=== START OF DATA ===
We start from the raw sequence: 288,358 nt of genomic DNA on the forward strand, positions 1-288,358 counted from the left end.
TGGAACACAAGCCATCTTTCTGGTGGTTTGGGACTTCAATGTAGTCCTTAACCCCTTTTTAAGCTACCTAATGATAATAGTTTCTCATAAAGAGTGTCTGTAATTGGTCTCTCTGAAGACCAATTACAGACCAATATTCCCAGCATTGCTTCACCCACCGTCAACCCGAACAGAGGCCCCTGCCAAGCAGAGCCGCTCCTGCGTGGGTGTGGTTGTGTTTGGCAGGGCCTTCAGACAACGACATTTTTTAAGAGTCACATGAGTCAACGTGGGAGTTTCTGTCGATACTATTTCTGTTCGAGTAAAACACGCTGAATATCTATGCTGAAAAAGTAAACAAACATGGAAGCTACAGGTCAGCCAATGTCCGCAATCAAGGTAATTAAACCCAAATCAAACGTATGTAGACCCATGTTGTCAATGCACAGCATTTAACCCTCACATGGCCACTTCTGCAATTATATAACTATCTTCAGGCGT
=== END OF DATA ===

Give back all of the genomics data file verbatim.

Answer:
We start from the raw sequence: 288,358 nt of genomic DNA on the forward strand, positions 1-288,358 counted from the left end.
TGGAACACAAGCCATCTTTCTGGTGGTTTGGGACTTCAATGTAGTCCTTAACCCCTTTTTAAGCTACCTAATGATAATAGTTTCTCATAAAGAGTGTCTGTAATTGGTCTCTCTGAAGACCAATTACAGACCAATATTCCCAGCATTGCTTCACCCACCGTCAACCCGAACAGAGGCCCCTGCCAAGCAGAGCCGCTCCTGCGTGGGTGTGGTTGTGTTTGGCAGGGCCTTCAGACAACGACATTTTTTAAGAGTCACATGAGTCAACGTGGGAGTTTCTGTCGATACTATTTCTGTTCGAGTAAAACACGCTGAATATCTATGCTGAAAAAGTAAACAAACATGGAAGCTACAGGTCAGCCAATGTCCGCAATCAAGGTAATTAAACCCAAATCAAACGTATGTAGACCCATGTTGTCAATGCACAGCATTTAACCCTCACATGGCCACTTCTGCAATTATATAACTATCTTCAGGCGT